In general, substance use is attributed to a number of factors, including, psychosocial, biological and contextual variables (Nordfjærn, 2011). In particular, psychosocial factors have been known to be critical determinants of relapse to substance abuse. Significant life events, psychosocial distress and self-efficacy have all been identified as significant predictors of relapse to substance abuse (Hendershot, Witkiewitz, George, & Marlatt, 2011; Nordfjærn, 2011).

Studies have found major positive and negative events, similar to those found in the general population, have significant influence in the lives of substance abusers (Melberg et al., 2003; Witkiewitz & Marlatt, 2004). Periods such as the loss of a loved one, or social occasions and events such as funerals, wedding celebrations, and birthday parties have been found to have influenced the return to alcohol and drug abuse (Melberg et al., 2003; Saunders & Kershaw, 2006). For instance, a client discharged from a substance abuse rehabilitation facility after treatment could remain sober for a long period only to lapse during a funeral or wedding celebrations.

Unquestionably, the role of psychological distresses, including depression, interpersonal conflicts, and anxiety in substance abuse and relapse have long been noted (Grant et al., 2004). Continuous interpersonal conflicts with a spouse or a co-worker, for example, could lead to depression, or outburst of anger and frustrations. The individual could revert to alcohol and drugs to either help take cope the situation or to empower him or her to face the perpetrator. Empirical supports linking psychological distress to substance use and abuse exist. In one study, clients with psychological distress were found to abused alcohol and drugs than those without any psychological distresses (Grella, Hser, Joshi, & Rounds-Bryant, 2001).

Self-efficacy, defined as one’s belief that a task can be carried out successfully to achieve a desired outcome (Bandura, 1997), has been associated with substance abuse and relapse (Nordfjærn, 2011). Clients who show low levels of self-efficacy, for instance, have been found to have shown high levels of alcohol and substance abuse (Hendershot, Witkiewitz, George, & Marlatt, 2011). Individuals who lose confidence in themselves and in their efforts to succeed, no matter the venture, could for long remain depressed and frustrated. The individual may then resort to substance use, amid the frustration, to enflame some happiness. Gradually from a lapse, the substance abuse behavior may continue and become a full blown relapse.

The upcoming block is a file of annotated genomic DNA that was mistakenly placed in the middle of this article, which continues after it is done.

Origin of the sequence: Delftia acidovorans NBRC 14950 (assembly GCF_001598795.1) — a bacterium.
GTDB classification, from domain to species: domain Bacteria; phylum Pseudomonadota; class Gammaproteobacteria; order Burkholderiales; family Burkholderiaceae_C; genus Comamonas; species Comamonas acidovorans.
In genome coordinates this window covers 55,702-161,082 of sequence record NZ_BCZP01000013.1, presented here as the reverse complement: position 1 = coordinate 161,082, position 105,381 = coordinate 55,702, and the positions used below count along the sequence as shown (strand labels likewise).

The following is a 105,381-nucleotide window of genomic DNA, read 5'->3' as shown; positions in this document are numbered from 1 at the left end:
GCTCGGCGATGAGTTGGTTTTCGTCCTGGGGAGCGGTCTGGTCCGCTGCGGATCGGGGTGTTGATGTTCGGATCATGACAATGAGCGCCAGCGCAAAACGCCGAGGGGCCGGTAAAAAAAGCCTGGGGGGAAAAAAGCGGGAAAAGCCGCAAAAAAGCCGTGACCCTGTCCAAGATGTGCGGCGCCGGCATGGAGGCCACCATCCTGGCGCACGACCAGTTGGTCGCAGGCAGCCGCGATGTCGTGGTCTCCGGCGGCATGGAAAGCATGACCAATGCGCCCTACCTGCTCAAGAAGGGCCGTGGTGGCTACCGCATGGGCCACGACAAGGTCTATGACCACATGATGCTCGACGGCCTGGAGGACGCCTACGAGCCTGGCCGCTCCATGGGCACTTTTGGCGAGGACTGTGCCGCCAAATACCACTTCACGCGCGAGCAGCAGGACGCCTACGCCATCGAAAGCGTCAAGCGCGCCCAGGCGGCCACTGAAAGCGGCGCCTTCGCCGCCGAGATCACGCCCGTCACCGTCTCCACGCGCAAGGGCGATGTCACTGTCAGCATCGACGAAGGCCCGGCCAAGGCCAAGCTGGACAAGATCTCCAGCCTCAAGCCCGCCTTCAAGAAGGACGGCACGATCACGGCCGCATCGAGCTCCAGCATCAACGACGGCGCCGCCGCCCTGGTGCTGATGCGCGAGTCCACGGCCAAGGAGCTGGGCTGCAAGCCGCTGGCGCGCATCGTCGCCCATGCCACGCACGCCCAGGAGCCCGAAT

1.1 Statement of the problem

Unquestionably, the abuse of alcohol and drugs remains problematic in most countries of the world. The 2013 World Drug Report by the United Nations Office on Drug and Crime (UNODC) revealed that over 35 million people, representing 0.8% of the adult population worldwide use heroin, cocaine or a combination of both. Of this population, it is estimated that 10-13% will become drug dependent and will forfeit their sobriety (UNODC Report, 2013). The UNODC’s statistics for 2013 on the worldwide estimate of substance abuse is even more frightening. The report revealed that in 2012, between 167 and 315 million people aged 15–64 were estimated to have used an illicit substance in the preceding year.

West Africa is not excluded from the problem of drug trafficking and abuse. About a decade ago the region was declared as a transit route for hard drugs (Drug News Africa, 2012). According to the Ghana Demographic Health Survey Report (GDHS) for 2009, the sub-region had become not only a transitory route, but more disturbingly, a consumer market of these illicit psychoactive drugs (GDHS Report, 2009). The report concluded that the abuse of hard drugs was on the increase and had attracted the attention of most health professionals in Ghana (GDHS Report, 2009).

The Out-patient Monthly Morbidity Returns (OMMR) records for 2012 from the Department of Psychiatric of the Regional Hospital, Sunyani, showed that of the 2,284 patients who accessed the facility for the year, about 596(26%) were alcohol and drug abuse related cases. In the same year, out of the 1,047 new cases seen, 413 were substance abuse related disorders, with 138 having been either re-admitted or treated on at least one other occasion for the same diagnosis. This statistics showed a 12% increase in substance abuse and relapse cases as compared to that of the preceding year (OMMR for Psychiatric Unit: Regional Hospital, Sunyani, 2012).